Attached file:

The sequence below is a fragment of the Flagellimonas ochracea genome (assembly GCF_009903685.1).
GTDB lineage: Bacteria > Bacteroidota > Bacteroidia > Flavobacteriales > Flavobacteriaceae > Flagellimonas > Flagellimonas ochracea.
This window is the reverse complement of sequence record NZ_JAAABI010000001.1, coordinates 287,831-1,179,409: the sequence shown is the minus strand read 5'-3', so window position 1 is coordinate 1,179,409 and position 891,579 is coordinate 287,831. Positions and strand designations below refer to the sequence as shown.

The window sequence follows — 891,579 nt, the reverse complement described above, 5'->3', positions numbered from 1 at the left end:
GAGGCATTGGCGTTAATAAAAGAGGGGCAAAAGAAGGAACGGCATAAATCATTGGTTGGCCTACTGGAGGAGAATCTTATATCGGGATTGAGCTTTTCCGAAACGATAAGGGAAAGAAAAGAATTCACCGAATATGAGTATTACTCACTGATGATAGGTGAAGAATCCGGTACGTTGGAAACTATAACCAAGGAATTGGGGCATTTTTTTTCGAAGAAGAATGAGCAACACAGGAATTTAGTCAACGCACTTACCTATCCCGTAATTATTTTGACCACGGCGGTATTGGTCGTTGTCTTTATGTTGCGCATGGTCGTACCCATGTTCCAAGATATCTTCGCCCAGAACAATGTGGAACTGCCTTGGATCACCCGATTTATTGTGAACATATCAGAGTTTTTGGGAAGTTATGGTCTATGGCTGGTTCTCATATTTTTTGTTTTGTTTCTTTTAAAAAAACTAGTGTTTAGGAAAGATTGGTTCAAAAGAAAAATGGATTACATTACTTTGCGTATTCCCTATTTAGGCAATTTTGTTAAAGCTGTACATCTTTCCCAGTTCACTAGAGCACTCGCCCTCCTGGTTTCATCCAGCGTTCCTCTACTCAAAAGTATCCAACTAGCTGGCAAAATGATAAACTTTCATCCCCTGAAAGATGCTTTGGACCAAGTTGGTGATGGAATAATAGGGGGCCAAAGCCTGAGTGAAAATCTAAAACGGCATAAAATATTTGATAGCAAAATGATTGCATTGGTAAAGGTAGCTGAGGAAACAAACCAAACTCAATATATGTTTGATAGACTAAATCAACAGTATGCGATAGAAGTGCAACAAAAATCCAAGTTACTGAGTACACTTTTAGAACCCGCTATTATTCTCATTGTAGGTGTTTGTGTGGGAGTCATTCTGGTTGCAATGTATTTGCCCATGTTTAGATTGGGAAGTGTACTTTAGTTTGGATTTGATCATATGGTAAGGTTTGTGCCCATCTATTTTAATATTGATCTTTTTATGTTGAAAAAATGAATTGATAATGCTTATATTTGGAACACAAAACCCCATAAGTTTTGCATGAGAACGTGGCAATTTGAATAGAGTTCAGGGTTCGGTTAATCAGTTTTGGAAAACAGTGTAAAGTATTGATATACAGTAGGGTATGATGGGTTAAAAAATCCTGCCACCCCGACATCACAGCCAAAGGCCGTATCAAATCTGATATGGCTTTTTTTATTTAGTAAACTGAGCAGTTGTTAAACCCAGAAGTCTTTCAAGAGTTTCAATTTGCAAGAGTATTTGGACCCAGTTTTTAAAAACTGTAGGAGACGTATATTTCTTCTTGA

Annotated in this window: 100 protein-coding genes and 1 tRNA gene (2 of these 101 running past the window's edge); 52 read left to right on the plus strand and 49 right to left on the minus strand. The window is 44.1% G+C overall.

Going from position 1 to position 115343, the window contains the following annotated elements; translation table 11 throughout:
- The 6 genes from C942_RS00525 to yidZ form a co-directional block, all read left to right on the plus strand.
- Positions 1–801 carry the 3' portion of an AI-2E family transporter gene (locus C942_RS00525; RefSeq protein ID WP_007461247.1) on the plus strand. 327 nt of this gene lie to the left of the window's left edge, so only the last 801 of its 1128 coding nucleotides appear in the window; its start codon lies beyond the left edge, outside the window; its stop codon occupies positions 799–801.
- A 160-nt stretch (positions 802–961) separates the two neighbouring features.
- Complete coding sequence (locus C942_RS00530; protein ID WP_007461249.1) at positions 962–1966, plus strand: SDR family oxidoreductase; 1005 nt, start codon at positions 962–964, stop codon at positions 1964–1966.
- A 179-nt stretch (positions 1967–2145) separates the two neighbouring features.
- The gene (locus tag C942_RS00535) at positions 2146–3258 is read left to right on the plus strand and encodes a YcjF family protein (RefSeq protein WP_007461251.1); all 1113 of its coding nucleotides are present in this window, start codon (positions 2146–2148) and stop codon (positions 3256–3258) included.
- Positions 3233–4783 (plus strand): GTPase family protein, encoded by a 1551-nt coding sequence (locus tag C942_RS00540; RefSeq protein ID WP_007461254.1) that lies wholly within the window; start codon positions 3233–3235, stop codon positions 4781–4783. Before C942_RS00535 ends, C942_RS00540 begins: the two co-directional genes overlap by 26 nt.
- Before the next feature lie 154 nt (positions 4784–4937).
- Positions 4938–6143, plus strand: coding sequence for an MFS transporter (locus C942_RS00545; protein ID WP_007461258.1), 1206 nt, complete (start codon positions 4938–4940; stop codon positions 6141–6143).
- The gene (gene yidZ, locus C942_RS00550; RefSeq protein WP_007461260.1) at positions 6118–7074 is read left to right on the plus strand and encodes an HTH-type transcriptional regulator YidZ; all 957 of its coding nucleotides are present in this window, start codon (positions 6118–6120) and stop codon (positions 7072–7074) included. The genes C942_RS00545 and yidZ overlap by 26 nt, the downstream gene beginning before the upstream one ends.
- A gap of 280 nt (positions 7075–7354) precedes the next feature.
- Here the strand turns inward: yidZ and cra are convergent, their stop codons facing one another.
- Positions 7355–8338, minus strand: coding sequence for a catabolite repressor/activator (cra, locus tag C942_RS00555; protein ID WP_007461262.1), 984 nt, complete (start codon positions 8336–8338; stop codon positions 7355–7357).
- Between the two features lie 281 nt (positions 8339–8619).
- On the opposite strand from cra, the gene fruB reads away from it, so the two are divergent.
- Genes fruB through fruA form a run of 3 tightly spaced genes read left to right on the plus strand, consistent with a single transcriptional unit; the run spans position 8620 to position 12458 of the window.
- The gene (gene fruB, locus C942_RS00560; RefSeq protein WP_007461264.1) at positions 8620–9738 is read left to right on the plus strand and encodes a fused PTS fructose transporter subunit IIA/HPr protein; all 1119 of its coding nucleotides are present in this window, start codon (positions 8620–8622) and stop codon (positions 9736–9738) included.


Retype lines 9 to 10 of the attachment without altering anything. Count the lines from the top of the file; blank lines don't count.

- Positions 1–801 carry the 3' portion of an AI-2E family transporter gene (locus C942_RS00525; RefSeq protein ID WP_007461247.1) on the plus strand. 327 nt of this gene lie to the left of the window's left edge, so only the last 801 of its 1128 coding nucleotides appear in the window; its start codon lies beyond the left edge, outside the window; its stop codon occupies positions 799–801.
- A 160-nt stretch (positions 802–961) separates the two neighbouring features.